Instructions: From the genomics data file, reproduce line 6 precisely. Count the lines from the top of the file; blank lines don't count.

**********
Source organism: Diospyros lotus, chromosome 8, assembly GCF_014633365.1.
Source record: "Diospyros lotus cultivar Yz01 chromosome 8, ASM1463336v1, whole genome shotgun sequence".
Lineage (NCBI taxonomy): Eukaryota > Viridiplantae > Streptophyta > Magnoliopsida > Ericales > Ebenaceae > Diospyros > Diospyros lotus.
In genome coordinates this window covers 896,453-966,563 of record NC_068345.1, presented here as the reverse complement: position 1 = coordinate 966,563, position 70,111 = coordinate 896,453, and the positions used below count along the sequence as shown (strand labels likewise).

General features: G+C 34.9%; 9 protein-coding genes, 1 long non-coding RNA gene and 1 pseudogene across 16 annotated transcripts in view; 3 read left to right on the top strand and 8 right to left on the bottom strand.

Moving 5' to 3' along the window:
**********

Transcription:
Moving 5' to 3' along the window: